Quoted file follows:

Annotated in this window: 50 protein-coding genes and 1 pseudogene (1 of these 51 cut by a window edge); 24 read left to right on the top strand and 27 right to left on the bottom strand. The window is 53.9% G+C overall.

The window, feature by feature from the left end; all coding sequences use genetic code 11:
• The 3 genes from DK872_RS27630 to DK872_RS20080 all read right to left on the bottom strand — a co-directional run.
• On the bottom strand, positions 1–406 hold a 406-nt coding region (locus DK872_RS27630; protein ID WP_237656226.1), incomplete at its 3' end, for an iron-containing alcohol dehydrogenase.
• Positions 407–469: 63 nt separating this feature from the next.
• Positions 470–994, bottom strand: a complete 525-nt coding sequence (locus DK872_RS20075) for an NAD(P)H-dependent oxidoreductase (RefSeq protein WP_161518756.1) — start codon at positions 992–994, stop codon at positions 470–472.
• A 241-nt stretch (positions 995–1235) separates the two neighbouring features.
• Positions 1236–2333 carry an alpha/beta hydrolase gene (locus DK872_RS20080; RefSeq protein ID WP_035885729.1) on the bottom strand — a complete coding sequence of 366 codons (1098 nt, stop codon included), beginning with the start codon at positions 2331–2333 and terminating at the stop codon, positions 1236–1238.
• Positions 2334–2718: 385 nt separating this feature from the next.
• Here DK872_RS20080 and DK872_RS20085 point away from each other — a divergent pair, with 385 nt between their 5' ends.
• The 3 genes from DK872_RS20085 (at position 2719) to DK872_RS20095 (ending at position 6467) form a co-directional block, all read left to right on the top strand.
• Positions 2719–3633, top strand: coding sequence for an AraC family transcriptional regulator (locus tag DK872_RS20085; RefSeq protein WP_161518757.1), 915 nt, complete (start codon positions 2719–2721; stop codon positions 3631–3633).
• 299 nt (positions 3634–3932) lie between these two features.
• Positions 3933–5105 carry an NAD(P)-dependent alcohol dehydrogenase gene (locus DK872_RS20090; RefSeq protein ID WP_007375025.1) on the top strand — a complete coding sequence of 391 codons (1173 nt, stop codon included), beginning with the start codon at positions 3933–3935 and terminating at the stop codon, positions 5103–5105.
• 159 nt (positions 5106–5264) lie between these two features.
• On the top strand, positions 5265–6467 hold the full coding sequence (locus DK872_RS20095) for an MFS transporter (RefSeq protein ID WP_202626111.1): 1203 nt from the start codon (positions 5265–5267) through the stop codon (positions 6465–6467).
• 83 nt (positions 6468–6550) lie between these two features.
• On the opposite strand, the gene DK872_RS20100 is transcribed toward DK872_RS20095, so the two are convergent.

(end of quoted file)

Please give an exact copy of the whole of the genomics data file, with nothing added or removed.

Annotated in this window: 50 protein-coding genes and 1 pseudogene (1 of these 51 cut by a window edge); 24 read left to right on the top strand and 27 right to left on the bottom strand. The window is 53.9% G+C overall.

The window, feature by feature from the left end; all coding sequences use genetic code 11:
• The 3 genes from DK872_RS27630 to DK872_RS20080 all read right to left on the bottom strand — a co-directional run.
• On the bottom strand, positions 1–406 hold a 406-nt coding region (locus DK872_RS27630; protein ID WP_237656226.1), incomplete at its 3' end, for an iron-containing alcohol dehydrogenase.
• Positions 407–469: 63 nt separating this feature from the next.
• Positions 470–994, bottom strand: a complete 525-nt coding sequence (locus DK872_RS20075) for an NAD(P)H-dependent oxidoreductase (RefSeq protein WP_161518756.1) — start codon at positions 992–994, stop codon at positions 470–472.
• A 241-nt stretch (positions 995–1235) separates the two neighbouring features.
• Positions 1236–2333 carry an alpha/beta hydrolase gene (locus DK872_RS20080; RefSeq protein ID WP_035885729.1) on the bottom strand — a complete coding sequence of 366 codons (1098 nt, stop codon included), beginning with the start codon at positions 2331–2333 and terminating at the stop codon, positions 1236–1238.
• Positions 2334–2718: 385 nt separating this feature from the next.
• Here DK872_RS20080 and DK872_RS20085 point away from each other — a divergent pair, with 385 nt between their 5' ends.
• The 3 genes from DK872_RS20085 (at position 2719) to DK872_RS20095 (ending at position 6467) form a co-directional block, all read left to right on the top strand.
• Positions 2719–3633, top strand: coding sequence for an AraC family transcriptional regulator (locus tag DK872_RS20085; RefSeq protein WP_161518757.1), 915 nt, complete (start codon positions 2719–2721; stop codon positions 3631–3633).
• 299 nt (positions 3634–3932) lie between these two features.
• Positions 3933–5105 carry an NAD(P)-dependent alcohol dehydrogenase gene (locus DK872_RS20090; RefSeq protein ID WP_007375025.1) on the top strand — a complete coding sequence of 391 codons (1173 nt, stop codon included), beginning with the start codon at positions 3933–3935 and terminating at the stop codon, positions 5103–5105.
• 159 nt (positions 5106–5264) lie between these two features.
• On the top strand, positions 5265–6467 hold the full coding sequence (locus DK872_RS20095) for an MFS transporter (RefSeq protein ID WP_202626111.1): 1203 nt from the start codon (positions 5265–5267) through the stop codon (positions 6465–6467).
• 83 nt (positions 6468–6550) lie between these two features.
• On the opposite strand, the gene DK872_RS20100 is transcribed toward DK872_RS20095, so the two are convergent.